I've come up with a list of six concepts you should consider adopting on your next setup.
Whether it's MVC or any other convention, your framework should have a standard way of doing things, naming things and moving around things. Never write or mix JS inside HTML unless you know what you're doing. When you're in a seek for a file, you should know exactly where to look and it has to be there.
A structure like that should help you organise your code. Keeping everything where it should be. Organise both by type and module, so many teams can work on different parts of the project and not having conflicts.
Backbone.js first taught us how to organise our code, using the MVP pattern. Since then lots of conventions have come up.
Modularizing everything is not only a current trend but a trend that our developers ancestor would like us to follow. It will allow you for much code reusability and less duplication. Modules are easy to share, as easy as is to use other's people modules.
But those modules must be managed and be injected in the appropriated places and not everywhere. They should also be called by the modules that need them and not by a
script tag or any other place, keeping also the required HTTP calls for dependencies at the greatest low.
Your framework can do some sort of Dependency Injection. Each place of your application, should load only the modules it needs. Angular's powerful DI system does lazy loading only the modules you need each time. From the docs:
The Angular injector subsystem is in charge of creating components, resolving their dependencies, and providing them to other components as requested.
I first saw this concept with Angular. I've never encountered something like that before and I am not sure if it was exist. But that blew up my mind.
Imagine a form with 10 input fields and an object that you just fetched from the server. Now you need to populate the form with that object so the user can edited, hit save and send the object back to the server.
You start by selecting fields using a library like jQuery. One after the other and then put the appropriate field of the object into that field. You could also use a function that will take the name of each field in the form and seek that property inside the object.
This is what I am talking about. All that, should be done by the framework. Not you. And it should be done in a clever, performant and robust way. Make sure your framework support this.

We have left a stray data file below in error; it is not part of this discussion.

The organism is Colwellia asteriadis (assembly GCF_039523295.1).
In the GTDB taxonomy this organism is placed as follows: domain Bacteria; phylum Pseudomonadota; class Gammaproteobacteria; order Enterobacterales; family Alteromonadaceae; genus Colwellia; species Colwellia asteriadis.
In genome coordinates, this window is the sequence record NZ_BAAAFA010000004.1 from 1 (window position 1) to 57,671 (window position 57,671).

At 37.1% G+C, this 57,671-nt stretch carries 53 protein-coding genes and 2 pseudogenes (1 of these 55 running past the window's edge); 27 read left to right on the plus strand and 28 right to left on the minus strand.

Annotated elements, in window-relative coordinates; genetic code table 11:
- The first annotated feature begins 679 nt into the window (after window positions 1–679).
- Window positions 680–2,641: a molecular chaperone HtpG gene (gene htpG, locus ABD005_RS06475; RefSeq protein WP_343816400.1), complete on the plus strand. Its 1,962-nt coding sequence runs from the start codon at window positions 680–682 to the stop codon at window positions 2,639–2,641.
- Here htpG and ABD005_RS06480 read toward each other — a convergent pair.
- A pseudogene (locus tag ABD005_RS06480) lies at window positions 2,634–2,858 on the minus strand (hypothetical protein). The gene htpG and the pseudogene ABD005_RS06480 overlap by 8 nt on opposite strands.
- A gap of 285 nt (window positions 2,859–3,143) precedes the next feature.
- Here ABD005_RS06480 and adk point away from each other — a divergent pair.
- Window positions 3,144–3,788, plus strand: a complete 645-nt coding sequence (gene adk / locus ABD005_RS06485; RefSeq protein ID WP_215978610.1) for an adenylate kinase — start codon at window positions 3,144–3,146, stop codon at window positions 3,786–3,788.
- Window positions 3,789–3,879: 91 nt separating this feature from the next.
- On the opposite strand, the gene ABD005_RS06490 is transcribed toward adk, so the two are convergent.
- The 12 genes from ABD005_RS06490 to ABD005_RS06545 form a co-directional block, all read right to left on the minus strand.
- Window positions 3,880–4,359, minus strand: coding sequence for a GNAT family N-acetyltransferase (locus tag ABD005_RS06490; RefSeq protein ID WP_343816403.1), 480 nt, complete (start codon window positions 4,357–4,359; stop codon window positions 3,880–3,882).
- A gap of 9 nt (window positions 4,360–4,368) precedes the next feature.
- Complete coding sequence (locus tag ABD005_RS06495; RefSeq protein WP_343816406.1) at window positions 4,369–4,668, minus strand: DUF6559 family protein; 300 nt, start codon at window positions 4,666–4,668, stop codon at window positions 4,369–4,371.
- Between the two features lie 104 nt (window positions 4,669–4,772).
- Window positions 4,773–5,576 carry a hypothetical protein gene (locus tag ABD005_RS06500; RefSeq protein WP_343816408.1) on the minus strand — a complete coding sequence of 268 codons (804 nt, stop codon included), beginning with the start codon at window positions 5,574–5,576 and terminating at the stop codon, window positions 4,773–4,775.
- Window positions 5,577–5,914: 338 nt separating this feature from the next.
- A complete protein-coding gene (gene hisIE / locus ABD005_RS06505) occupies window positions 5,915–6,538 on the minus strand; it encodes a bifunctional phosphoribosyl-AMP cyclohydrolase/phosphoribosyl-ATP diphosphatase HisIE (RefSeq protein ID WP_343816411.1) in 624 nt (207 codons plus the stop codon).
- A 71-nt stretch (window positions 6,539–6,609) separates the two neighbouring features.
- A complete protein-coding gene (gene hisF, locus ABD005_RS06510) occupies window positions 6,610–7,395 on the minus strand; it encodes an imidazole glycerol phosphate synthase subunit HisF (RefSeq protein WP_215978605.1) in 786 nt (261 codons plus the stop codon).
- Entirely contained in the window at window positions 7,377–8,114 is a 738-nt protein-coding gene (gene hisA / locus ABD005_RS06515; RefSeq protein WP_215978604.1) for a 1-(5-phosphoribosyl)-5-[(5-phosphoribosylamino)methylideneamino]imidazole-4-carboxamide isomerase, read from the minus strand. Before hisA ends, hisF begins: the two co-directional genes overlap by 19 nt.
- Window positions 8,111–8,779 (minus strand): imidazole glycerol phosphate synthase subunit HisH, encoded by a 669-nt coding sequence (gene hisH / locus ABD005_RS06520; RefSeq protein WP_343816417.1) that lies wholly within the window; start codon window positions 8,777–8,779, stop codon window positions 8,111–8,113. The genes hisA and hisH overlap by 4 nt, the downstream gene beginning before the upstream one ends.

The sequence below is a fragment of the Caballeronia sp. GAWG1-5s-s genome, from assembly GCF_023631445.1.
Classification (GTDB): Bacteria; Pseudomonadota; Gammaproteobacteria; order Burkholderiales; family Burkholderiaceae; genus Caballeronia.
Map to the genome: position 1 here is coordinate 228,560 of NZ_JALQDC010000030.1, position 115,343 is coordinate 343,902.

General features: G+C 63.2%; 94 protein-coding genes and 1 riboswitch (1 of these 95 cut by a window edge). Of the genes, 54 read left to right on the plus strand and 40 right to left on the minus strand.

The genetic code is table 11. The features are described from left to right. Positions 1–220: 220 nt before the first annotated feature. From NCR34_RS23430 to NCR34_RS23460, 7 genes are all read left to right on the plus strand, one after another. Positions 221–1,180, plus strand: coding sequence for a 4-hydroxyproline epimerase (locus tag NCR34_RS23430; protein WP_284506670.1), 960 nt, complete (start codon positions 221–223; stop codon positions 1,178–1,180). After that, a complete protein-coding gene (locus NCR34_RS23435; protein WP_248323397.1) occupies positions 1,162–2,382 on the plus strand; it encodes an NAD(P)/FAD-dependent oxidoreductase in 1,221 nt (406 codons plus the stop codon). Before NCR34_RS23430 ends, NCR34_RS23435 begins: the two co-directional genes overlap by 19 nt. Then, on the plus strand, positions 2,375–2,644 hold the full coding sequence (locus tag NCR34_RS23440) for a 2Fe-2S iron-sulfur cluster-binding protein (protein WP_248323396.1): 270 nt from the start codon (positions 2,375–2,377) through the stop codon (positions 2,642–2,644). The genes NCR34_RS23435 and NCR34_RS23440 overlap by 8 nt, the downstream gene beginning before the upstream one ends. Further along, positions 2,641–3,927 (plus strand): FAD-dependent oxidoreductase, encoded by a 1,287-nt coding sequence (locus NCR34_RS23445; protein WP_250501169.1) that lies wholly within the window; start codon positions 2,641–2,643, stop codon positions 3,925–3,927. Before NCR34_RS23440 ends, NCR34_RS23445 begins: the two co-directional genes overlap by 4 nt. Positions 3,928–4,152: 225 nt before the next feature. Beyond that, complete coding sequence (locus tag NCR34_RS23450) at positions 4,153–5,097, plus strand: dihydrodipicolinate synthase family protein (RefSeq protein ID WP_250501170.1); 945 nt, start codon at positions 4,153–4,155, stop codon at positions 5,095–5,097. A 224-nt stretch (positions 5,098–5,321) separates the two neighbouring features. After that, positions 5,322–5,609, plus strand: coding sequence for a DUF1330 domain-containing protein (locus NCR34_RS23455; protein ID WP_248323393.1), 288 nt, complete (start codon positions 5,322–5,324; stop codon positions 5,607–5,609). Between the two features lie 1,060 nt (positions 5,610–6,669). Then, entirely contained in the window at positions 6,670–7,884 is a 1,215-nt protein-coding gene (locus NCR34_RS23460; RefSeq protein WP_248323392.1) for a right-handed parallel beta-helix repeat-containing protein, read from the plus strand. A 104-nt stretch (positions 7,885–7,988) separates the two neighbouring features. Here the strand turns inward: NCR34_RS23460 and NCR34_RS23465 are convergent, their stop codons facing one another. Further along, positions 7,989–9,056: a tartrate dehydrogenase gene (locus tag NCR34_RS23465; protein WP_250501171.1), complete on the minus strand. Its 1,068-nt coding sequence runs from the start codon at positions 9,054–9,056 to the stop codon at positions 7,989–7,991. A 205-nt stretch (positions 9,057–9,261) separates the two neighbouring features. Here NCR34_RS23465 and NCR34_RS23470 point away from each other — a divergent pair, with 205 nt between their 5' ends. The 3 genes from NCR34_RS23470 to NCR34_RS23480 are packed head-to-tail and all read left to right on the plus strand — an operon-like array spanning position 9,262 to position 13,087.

Oh, the Virtual DOM. The sugar on top of everything. DOM manipulation is expensive. Even though computing resources are cheap and almost in saturation, still DOM is expensive. So what we do? Instead of talking to the DOM directly, we talk to a Virtual DOM, one that is in memory. When we done and we want to render, we compute a diff between the real DOM and the Virtual DOM. So we render only the changes. In other words, we apply a patch on top of the real DOM. Much like how git works.
React works that way. By componetizing our DOM, we almost never compute the diff in the whole DOM, just inside the components we like to rerender.
This is pretty much a safe technique and I would say although not a must, you should consider adopting it. Comes handy, especially on those, rich with data, UIs where frequently rerendering is required.
Doing Server requests while bouncing on a web site's pages is time expensive. What if we could only load the assets we need to render a specific page and let the browser know, so a User can hit the Back button and go the previous state? This is the Client Side routing which every major framework supports out of the box.
This site runs with pjax the simplest client side routing technique. Open Developer Tools at the Network tab and see it your self.
Although, Client Side routing hides troubles, especially with SEO, it's a neat technique. Lots of big players, like Youtube and Twitter, are using for a long time now.
And this brings me to the final feature:
In case that you need the best of the two worlds, Server side and Client size, this must be the feature you need.
I will try, on a future post, to write an implementation of the above, using separate modules that I've picked out of the wild. In cases where you can't/want to use a framework, building your own client side infrastructure is absolutely OK.